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Future with Hurricanes unclear for captain Staal

by Dan Rosen / NHL.com

NEW YORK -- Carolina Hurricanes captain Eric Staal wants to be in the Stanley Cup Playoffs this season and many more after. He'd like to get there with the Hurricanes. That's where things get tricky for him.

Staal is in the final season of a seven-year, $57.25 million contract and said he and his agent have not had any negotiations on a new contract with general manager Ron Francis. The Hurricanes are 8-11-4 and seven points out of a playoff spot heading into their game against the New York Rangers on Monday (7 p.m. ET; FS-CR, MSG).

The lack of contract negotiations between a veteran player and a team that isn't currently trending toward a playoff berth makes it reasonable to suggest the likelihood of a trade is growing by the day. However, the Raleigh News & Observer reported last week that Staal's agent, Rick Curran, could meet with Francis early in December.

Eric Staal
Center - CAR
GOALS: 4 | ASST: 10 | PTS: 14
SOG: 51 | +/-: 5
The 2016 NHL Trade Deadline is Feb. 29. More immediately, there is a freeze on roster moves from Dec. 19-27.

Staal has a no-trade clause so he does maintain some control in the process. But he said he won't utilize his veto power if it's clear to him that the Hurricanes don't want him any longer. He hopes he never has to consider it.

"I've been here my whole career and I've expressed interest to stay," Staal said. "But if they want to go in a different direction then, hey man, that's life, and you move forward and you go from there. But you have to come to an agreement and we haven't even discussed anything like that yet.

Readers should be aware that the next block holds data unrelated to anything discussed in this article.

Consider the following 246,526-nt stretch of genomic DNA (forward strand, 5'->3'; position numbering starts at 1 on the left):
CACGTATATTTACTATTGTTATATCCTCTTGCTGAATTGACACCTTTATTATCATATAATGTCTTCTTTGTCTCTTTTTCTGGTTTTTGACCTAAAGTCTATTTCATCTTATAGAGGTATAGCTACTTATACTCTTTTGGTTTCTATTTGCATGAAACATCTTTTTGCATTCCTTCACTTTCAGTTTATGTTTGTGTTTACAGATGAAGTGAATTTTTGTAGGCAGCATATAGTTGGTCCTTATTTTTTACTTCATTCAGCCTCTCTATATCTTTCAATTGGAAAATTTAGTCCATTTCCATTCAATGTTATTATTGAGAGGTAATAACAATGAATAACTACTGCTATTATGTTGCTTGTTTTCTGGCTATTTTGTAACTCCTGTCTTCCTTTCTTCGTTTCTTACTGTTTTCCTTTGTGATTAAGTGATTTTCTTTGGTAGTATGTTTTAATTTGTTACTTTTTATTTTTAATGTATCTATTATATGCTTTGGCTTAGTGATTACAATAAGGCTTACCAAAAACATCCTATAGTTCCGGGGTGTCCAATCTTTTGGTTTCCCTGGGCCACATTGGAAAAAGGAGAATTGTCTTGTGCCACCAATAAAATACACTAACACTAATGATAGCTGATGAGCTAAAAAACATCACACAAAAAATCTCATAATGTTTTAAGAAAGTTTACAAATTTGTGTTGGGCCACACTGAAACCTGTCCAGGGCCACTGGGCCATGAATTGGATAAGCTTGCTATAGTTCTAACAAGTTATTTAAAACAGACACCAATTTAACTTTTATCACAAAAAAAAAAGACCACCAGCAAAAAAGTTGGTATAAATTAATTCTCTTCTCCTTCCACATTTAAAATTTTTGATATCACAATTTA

"We haven't really talked about anything, to be honest."

Staal's heart undoubtedly is with the Hurricanes. He said he believes in what Francis is doing in trying to build the team. He's excited about the organizational depth on defense, led by 23-year-old Justin Faulk, Noah Hanifin (18) and Brett Pesce (21).

He said he thinks the Hurricanes have played well at times this season, but admitted they have a lot to learn, such as how to hold onto a lead or build on one.

None of that is news to Staal, who knew growing pains were to be expected.

"I've been through a lot with this team and this organization for a lot of years and some trying times, doing everything I can, and I feel like we're taking steps forward," Staal said. "We've got some real good young players if you look at our roster, the ages and some of our defensemen. There are a lot of things that are hopefully cultivating toward wins and playoffs again regularly."

But Staal also sees the other side: the fact that he's 31 years old and hasn't been to the playoffs since 2009. He's desperate to get back.

"I think it would mean more being with the same team," Staal said. "Not a lot of guys play with the same team their whole careers and that's something I definitely have thought about."

Staal, though, said he also has to think about himself, his future and his wants, goals and desires.

"There are other factors that go into it, other decisions you think about," Staal said.

Such as a factor most players in Staal's position never have to weigh: His brother.

Jordan Staal signed a 10-year contract with the Hurricanes on July 1, 2012, in part because he thought he'd try to win the Stanley Cup with Eric. He's signed through the 2022-23 season.

Now Eric, the older brother, has to consider Jordan in the equation that eventually will solve his immediate future.

"As I have to make decisions moving forward, playing with him will definitely be a decision that will be thought about," Staal said. "He knows that. I know that. Both of our families know that. If and when I have to make some decisions moving forward, I'm sure we'll talk."

Staal is holding out hope that those conversations will be about how they can together get the Hurricanes back to being a consistent playoff contender year after year. He's also realistic that they might be of a very different nature, including good-bye and good luck.

"We've got a young group here that's got some players that are wanting to take steps forward and continue to get better," Staal said. "I think I can be a good part of that as we move forward. Whether they want that, I don't know. We'll see."

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